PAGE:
colour ways
colour ways

I liked the green so I explored this further with some orange accents and then more of a yellow. After that I took the complementary colour of yellow and added purple. I partnered this with brown. I still preferred my original, I decided to move forward with a concept piece.

Final colour choices
Final colour choices

For the next character I had to do something different, I kept in the same sci-fi genre, but decided on a robot character. I wanted him to be more like a deckhand or skivvy, his colours were to be dull. I saw this character as being part of a group of similar looking robots but if it was a story I would need a way of identifying him in a crowd. I decided to add a large number on the face, that way he was easily identifiable when being addressed and would be distinguishable from a distance, this would be sprayed/stencilled on. I also gave him some battle damage, a scarred face to make him stand out. This is something I noticed they do in movies, It could be a hat, a scar or a different coloured shoulder pad. I felt the stencilled number added to the “junk” nature.

Here is a coloured version.


And here is a concept.


Exercise 6: Visual Distortion

For this exercise I had to draw either a cat or a dog, the first image was to be drawn with some realism and accuracy, the second just with 5 lines, the third was to be a collage. Once they was complete I had to redraw the collage adding context and a background.

I chose a French Bulldog as they have a great expression and character. It was that I wanted to capture.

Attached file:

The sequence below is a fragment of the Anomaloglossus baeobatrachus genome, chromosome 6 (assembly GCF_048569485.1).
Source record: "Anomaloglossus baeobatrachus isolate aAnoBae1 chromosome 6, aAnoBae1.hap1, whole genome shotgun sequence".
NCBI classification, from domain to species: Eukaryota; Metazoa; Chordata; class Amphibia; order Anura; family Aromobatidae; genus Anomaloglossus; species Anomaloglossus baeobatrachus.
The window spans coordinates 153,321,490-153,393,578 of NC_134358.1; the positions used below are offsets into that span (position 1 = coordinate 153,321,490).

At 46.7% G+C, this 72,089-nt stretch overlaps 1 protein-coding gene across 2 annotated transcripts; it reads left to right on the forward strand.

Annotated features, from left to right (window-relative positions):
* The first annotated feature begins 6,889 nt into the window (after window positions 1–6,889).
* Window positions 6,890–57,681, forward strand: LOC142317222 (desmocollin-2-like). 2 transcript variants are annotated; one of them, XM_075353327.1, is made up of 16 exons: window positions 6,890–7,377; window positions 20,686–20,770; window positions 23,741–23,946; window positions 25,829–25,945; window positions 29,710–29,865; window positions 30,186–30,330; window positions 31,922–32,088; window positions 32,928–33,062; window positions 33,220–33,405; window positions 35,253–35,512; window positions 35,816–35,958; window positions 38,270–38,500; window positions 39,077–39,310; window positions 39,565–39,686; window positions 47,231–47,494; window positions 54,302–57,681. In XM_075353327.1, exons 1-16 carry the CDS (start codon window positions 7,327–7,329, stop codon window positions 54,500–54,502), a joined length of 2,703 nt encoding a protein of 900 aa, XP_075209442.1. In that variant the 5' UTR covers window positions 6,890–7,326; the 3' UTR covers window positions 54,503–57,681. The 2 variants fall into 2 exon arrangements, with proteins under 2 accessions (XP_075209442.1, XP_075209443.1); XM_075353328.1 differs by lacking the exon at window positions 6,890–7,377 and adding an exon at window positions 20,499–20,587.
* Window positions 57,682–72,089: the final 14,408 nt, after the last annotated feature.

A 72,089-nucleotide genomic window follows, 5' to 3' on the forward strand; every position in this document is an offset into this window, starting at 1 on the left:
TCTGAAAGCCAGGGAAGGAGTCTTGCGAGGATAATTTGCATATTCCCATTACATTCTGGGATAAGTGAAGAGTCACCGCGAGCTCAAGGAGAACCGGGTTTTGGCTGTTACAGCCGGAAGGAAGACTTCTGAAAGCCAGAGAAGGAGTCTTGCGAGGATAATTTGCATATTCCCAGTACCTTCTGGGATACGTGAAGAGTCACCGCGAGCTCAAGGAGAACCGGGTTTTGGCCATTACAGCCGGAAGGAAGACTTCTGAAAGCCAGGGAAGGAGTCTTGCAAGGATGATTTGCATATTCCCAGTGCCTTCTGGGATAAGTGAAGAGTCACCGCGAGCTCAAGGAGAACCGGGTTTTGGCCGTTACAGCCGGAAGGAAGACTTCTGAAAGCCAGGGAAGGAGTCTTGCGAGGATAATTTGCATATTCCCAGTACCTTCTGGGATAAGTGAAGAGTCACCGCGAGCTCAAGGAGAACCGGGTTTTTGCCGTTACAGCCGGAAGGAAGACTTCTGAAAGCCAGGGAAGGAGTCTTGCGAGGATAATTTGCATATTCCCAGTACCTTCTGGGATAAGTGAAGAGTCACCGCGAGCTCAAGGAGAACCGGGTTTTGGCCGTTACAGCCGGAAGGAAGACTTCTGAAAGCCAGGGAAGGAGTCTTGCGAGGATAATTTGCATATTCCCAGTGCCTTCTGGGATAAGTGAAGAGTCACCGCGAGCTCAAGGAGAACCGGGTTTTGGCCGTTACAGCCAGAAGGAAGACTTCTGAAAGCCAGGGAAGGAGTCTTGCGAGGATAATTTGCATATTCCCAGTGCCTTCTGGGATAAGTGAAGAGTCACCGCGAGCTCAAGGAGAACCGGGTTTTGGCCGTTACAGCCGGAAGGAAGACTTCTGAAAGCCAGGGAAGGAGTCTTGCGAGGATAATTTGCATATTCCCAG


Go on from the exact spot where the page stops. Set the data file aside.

I found an image online, it was actually a toy or a sculpture but it had a nice pose and was looking up, showing off his jowls.

This was the first image.

The next part was the 5 lines, these could be joined. I’m not sure if I broke the rules here but I told myself if the pen wasn’t lifted it counted as one line no matter the complexity of the stroke. I drew the bare minimum that was needed to convey the shape and character of the dog (we named it Frank). I was pretty happy with this approach, it still looked like a dog and the same character was present despite a more economic approach to the line.

The next image was the collage, I really enjoyed this. I had been collecting magazines after reading about this section before I started, so I knew there was a collage coming up. I poured through the magazines for texture and did a separate pass for blocks of flat colour. I separated them into two piles and then divided the flat colour pile into different hues. I began by gluing the flat colour down the I tried to blend the colours so it went from red to orange to yellow. I then cut that out into a dog shape. Next I sorted through my texture pile and found some creases, these would serve me well in getting some body and depth to the dog shape such as his belly and legs.

This was the outcome.

Next I had to redraw the collage and add in a background, I decided to use the dogs angle and viewpoint as if he was looking at a bone to eat. Here was the final artwork.


Overall I’m happy with this, it was another project that made me think outside what I’d normally do. It restricted my choices and forced me to approach the exercise in a way I would not normally have done,  it did not hamper my creativity.